Wednesday, April 29th 2020

HP Updates OMEN 15 Laptop Design, Now Features AMD Ryzen 7 4800H and GeForce RTX 2060

A refresh of HP's OMEN 15 seems to be about to hit the market, as HP UK has already put up a page for the revised laptop. The most appealing changes are, as usual, under the hood: the updated model now features AMD's Ryzen 7 4800H CPU, an 8-core, 16-thread solution that features a 45 W TDP and basically beats anything Intel has on the market against it. However, it seems that the scarcity of high-end mobile GPUs for any AMD-based platform continues, as the most powerful graphics solution available for this particular version of the OMEN is an NVIDIA RTX 2060 graphics card. Perhaps OEMs don't want to spoil us with both the best CPU and GPU solutions available on the mobile market? Go figure.

The OMEN 15 has seen a redesign from its previous version, now featuring thinner bezels, a different hinge system, no number pad, and the panel supports Adaptive Sync, though the refresh rate hasn't been detailed. It also features a Bang & Olufsen sound system, as well as RGB-backlit keys. The product page for the product has since been taken down and can now only be accessed via a cached version, so there's that. But the laptop was priced at 1,199 GBP (1,370 EUR).
It's not just a gaming laptop, it's THE gaming laptop. Obviously, the OMEN 15 has a powerful AMD processor and NVIDIA graphics in a compact frame. Did we mention it has a fast display and long battery life? Yeah, it has everything and you can take it even further with OMEN Command Center. So, just enjoy those envious looks while you play, it's only natural.

Powerful in all the right places
The OMEN 15 is a perfect example of how there can never be too much of a good thing. With a powerful AMD processor and NVIDIA graphics cooled by OMEN Tempest Cooling, it makes you think how it all fits into such a tiny little package.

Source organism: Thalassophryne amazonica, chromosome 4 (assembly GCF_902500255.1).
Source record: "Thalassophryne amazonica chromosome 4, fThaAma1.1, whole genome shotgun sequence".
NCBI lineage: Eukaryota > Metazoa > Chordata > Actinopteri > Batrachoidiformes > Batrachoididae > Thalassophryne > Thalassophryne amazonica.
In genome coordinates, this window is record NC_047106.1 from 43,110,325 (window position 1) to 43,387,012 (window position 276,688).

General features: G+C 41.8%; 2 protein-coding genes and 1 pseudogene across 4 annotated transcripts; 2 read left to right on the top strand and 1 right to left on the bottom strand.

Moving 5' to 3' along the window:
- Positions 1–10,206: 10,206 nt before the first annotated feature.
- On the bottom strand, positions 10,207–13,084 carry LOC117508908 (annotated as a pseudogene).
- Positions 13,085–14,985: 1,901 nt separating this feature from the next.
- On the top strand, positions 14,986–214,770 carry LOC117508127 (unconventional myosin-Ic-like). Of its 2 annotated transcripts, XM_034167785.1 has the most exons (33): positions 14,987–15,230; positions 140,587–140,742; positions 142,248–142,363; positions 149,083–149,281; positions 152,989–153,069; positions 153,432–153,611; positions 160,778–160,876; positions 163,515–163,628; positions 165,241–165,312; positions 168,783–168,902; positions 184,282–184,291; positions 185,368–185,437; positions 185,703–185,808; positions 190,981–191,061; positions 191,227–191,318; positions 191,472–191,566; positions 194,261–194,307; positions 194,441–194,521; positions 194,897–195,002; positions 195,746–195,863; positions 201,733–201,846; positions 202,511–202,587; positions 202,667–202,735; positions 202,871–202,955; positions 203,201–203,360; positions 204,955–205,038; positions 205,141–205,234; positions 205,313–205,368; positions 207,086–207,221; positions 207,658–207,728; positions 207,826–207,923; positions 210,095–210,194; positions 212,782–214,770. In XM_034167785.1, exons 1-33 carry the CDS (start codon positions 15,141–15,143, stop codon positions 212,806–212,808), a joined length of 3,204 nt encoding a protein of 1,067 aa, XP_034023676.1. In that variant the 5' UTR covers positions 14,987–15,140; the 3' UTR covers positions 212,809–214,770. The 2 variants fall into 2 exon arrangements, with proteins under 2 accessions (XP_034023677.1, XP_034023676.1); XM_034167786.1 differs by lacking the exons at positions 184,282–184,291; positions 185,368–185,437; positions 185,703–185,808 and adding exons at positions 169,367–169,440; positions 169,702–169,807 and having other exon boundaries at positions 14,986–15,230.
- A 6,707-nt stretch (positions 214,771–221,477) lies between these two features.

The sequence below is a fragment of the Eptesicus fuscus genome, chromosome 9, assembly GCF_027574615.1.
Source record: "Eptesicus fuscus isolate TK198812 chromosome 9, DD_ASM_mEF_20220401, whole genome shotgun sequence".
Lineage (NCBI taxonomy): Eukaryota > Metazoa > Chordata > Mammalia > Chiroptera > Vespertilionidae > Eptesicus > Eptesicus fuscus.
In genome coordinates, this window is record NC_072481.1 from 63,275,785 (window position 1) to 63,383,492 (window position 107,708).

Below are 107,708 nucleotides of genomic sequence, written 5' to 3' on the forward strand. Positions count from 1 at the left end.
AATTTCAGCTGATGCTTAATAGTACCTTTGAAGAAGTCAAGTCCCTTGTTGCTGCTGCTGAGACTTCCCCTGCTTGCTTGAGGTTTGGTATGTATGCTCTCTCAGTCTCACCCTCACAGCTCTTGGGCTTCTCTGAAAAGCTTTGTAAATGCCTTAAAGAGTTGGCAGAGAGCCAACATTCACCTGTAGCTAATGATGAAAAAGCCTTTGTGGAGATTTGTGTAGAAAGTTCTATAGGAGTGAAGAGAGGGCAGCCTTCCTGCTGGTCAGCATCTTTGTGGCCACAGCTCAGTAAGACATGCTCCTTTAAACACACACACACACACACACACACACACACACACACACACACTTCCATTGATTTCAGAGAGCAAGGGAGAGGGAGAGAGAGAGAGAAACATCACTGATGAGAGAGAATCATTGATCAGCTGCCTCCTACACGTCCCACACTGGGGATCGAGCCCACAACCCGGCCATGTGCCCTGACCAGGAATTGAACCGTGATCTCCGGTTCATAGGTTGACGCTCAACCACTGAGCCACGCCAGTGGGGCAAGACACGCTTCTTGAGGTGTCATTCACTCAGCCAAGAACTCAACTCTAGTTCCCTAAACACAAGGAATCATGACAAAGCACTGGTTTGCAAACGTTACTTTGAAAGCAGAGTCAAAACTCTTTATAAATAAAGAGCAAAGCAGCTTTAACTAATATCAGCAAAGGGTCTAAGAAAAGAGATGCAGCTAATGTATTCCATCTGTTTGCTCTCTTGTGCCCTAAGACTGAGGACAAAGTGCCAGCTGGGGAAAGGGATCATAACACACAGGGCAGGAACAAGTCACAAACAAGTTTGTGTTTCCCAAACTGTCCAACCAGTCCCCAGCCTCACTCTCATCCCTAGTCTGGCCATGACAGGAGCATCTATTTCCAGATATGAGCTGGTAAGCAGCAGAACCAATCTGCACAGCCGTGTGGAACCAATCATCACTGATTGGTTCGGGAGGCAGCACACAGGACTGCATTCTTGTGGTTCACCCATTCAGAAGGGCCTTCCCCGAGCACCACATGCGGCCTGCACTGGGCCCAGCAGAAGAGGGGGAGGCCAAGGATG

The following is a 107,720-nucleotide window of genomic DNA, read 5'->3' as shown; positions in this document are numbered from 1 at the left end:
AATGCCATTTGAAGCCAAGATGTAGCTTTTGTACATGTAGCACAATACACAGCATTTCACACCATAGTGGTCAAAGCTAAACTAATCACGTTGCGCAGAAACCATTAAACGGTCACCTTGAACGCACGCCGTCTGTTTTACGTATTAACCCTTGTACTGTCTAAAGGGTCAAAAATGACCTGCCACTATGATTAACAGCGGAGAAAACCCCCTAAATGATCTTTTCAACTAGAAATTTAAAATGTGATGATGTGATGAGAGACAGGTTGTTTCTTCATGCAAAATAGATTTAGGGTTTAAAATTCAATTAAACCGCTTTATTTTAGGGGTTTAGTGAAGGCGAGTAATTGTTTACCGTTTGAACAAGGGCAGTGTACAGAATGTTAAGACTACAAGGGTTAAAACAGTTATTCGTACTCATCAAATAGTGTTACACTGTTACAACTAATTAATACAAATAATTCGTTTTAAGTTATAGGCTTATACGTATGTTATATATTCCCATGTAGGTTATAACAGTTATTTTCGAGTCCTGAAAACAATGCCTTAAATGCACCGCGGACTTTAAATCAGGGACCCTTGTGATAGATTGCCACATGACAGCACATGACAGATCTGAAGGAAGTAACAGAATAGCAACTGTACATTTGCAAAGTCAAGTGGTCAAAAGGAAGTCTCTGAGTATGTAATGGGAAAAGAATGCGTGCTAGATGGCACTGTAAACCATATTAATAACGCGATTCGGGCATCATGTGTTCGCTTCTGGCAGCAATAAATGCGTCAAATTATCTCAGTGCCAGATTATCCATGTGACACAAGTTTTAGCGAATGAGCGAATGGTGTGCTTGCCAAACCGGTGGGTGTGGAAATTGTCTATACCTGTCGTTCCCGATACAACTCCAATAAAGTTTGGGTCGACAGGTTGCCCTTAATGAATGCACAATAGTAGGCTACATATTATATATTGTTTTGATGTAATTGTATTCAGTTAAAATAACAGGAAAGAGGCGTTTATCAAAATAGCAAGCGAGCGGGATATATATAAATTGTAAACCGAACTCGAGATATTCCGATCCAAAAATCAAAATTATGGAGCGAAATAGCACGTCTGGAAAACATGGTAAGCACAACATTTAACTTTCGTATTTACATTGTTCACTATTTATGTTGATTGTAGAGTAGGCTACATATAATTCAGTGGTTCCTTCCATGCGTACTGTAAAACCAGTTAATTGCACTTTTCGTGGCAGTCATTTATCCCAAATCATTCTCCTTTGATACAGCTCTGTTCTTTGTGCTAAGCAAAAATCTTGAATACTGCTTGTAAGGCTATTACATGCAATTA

Beautiful doesn't begin to describe it
We don't need to tell you how good it looks and feels to play on, but we're going to do it anyway. It's easy on the eyes with a luscious design and fast display. Crafted with Audio by Bang & Olufsen and super long battery life, so that means you won't stop farming those wins or those admiring looks.

Now it's personal
The OMEN 15 doesn't just stop at having powerful specs and an amazing look. With OMEN Command Center, you can customize and optimize everything from performance controls to the customized keyboard. It's easy to upgrade and has all the ports you need, so you can take it even further beyond other mere gaming laptops.

HP
Sources: HP Cached Page, via Videocardz
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32 Comments on HP Updates OMEN 15 Laptop Design, Now Features AMD Ryzen 7 4800H and GeForce RTX 2060

#1
AnarchoPrimitiv
I'm not one for conspiracy theories or paranoid delusions, but I will say this, if by the time Zen3/Ryzen 4000(desktop)/ryzen 5000(mobile) is released, there isn't a single Laptop with a Ryzen 4000 CPU and a High end GPU, I would definitely attribute that to anti-competitive, possibly illegal practices by Intel. If Intel hadn't been found guilty if bribing OEMs to not use AMD in 2000s, I probably wouldn't think it possible, but Intel set the precedent with its own actions. Considering that Intel is even more desperate now than they were then, and mobile is their last bastion against AMD... I could totally see them working out an exclusivity deal with OEMs in the mobile market.